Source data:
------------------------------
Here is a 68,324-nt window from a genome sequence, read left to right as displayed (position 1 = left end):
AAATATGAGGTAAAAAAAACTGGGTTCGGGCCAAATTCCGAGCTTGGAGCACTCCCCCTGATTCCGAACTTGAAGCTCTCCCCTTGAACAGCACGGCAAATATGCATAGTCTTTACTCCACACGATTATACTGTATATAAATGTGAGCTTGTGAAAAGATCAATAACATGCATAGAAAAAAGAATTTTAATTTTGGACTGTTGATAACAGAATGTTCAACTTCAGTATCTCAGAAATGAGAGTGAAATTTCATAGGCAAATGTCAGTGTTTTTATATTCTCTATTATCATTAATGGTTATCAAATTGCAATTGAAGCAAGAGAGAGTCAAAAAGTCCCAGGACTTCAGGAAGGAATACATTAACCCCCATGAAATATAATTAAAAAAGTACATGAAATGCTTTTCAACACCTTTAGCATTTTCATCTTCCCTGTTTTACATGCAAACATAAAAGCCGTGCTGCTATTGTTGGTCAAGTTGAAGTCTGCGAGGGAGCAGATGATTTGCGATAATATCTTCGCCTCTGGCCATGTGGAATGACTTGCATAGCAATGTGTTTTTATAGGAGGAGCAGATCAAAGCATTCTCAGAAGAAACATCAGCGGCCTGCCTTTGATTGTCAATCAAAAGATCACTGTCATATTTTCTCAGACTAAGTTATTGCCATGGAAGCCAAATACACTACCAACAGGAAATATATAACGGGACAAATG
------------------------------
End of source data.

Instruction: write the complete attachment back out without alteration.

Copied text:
Here is a 68,324-nt window from a genome sequence, read left to right as displayed (position 1 = left end):
AAATATGAGGTAAAAAAAACTGGGTTCGGGCCAAATTCCGAGCTTGGAGCACTCCCCCTGATTCCGAACTTGAAGCTCTCCCCTTGAACAGCACGGCAAATATGCATAGTCTTTACTCCACACGATTATACTGTATATAAATGTGAGCTTGTGAAAAGATCAATAACATGCATAGAAAAAAGAATTTTAATTTTGGACTGTTGATAACAGAATGTTCAACTTCAGTATCTCAGAAATGAGAGTGAAATTTCATAGGCAAATGTCAGTGTTTTTATATTCTCTATTATCATTAATGGTTATCAAATTGCAATTGAAGCAAGAGAGAGTCAAAAAGTCCCAGGACTTCAGGAAGGAATACATTAACCCCCATGAAATATAATTAAAAAAGTACATGAAATGCTTTTCAACACCTTTAGCATTTTCATCTTCCCTGTTTTACATGCAAACATAAAAGCCGTGCTGCTATTGTTGGTCAAGTTGAAGTCTGCGAGGGAGCAGATGATTTGCGATAATATCTTCGCCTCTGGCCATGTGGAATGACTTGCATAGCAATGTGTTTTTATAGGAGGAGCAGATCAAAGCATTCTCAGAAGAAACATCAGCGGCCTGCCTTTGATTGTCAATCAAAAGATCACTGTCATATTTTCTCAGACTAAGTTATTGCCATGGAAGCCAAATACACTACCAACAGGAAATATATAACGGGACAAATG